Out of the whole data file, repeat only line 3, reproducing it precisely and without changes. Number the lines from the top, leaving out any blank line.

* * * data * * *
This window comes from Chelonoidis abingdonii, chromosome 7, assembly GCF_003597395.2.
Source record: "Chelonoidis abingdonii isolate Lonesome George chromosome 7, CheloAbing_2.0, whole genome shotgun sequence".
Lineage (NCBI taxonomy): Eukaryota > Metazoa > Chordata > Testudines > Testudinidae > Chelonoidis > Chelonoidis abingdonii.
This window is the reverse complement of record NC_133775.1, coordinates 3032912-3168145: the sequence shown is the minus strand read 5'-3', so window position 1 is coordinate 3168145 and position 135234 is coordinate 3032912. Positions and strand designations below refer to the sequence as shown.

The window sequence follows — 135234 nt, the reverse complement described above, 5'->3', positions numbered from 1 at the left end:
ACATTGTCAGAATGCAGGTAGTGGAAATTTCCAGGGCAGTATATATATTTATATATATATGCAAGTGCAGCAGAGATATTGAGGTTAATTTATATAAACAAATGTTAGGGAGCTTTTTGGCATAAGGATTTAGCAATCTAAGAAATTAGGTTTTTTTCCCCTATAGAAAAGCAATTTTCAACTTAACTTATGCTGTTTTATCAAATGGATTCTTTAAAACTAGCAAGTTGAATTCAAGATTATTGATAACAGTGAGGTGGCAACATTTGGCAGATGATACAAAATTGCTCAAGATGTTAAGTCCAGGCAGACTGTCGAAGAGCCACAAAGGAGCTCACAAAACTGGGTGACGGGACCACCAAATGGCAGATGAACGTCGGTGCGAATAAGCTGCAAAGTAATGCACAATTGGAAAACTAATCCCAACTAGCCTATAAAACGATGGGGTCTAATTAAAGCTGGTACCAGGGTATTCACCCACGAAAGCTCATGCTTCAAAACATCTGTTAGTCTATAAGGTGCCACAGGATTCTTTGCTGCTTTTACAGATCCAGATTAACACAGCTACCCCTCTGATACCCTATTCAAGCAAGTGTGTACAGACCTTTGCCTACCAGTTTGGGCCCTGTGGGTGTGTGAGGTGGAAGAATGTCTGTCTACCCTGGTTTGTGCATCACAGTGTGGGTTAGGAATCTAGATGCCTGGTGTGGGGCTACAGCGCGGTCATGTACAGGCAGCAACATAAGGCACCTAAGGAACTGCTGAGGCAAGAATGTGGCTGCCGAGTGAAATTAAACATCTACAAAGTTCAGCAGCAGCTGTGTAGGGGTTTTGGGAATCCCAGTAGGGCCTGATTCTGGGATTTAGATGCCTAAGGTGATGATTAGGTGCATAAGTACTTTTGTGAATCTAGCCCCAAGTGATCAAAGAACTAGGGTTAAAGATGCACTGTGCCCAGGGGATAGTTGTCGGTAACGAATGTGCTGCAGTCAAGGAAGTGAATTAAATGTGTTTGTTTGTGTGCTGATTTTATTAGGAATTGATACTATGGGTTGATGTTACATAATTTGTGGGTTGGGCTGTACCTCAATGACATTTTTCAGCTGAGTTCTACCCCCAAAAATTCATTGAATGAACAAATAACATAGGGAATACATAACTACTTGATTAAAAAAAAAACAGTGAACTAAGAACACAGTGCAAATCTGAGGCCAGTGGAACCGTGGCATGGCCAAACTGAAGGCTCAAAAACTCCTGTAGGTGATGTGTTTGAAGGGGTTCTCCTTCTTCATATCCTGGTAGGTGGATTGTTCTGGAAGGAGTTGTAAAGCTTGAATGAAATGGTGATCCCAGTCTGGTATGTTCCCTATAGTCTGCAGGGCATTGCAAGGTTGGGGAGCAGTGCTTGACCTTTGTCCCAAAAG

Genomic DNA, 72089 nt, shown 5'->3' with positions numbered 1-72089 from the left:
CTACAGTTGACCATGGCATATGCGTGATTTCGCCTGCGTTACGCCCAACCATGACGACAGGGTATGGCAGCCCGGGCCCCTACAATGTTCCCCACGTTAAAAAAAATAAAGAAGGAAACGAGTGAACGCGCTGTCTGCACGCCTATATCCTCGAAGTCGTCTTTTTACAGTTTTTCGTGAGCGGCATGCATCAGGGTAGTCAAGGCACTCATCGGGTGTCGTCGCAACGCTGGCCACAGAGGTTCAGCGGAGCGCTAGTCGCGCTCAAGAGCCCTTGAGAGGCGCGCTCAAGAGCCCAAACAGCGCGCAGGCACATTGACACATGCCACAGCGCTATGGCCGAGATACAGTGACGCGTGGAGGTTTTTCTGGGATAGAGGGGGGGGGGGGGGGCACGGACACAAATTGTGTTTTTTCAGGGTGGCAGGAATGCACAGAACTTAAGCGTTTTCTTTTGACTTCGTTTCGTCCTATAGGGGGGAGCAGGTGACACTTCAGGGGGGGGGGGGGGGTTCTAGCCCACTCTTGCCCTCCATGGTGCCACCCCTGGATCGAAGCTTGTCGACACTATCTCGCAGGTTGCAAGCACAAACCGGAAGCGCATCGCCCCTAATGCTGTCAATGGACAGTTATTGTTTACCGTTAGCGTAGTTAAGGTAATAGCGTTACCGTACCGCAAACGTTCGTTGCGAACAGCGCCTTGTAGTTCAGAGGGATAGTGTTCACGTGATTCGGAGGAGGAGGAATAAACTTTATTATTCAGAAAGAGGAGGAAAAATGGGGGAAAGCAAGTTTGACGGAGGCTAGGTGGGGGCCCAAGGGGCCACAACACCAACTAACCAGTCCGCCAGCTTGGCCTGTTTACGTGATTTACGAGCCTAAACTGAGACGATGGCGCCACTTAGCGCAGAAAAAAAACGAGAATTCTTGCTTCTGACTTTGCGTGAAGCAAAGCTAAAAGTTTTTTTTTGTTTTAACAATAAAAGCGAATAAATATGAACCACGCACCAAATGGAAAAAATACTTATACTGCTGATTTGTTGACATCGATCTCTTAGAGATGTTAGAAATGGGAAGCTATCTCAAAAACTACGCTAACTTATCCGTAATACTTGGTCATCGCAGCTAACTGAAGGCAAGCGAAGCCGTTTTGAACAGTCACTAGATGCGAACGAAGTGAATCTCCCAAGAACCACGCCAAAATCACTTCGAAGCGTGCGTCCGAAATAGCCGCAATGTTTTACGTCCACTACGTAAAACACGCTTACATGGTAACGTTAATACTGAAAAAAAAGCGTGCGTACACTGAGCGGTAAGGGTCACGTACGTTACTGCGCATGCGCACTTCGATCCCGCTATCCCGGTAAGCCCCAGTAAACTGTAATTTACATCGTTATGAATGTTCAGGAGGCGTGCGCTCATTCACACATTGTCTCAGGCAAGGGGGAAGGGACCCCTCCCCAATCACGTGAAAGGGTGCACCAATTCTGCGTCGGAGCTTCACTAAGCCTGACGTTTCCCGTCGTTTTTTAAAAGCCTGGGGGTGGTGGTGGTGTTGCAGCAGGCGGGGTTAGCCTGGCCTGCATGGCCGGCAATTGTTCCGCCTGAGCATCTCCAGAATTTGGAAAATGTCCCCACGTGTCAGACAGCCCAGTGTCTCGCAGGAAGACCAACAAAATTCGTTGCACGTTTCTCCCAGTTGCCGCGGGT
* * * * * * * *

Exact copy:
Lineage (NCBI taxonomy): Eukaryota > Metazoa > Chordata > Testudines > Testudinidae > Chelonoidis > Chelonoidis abingdonii.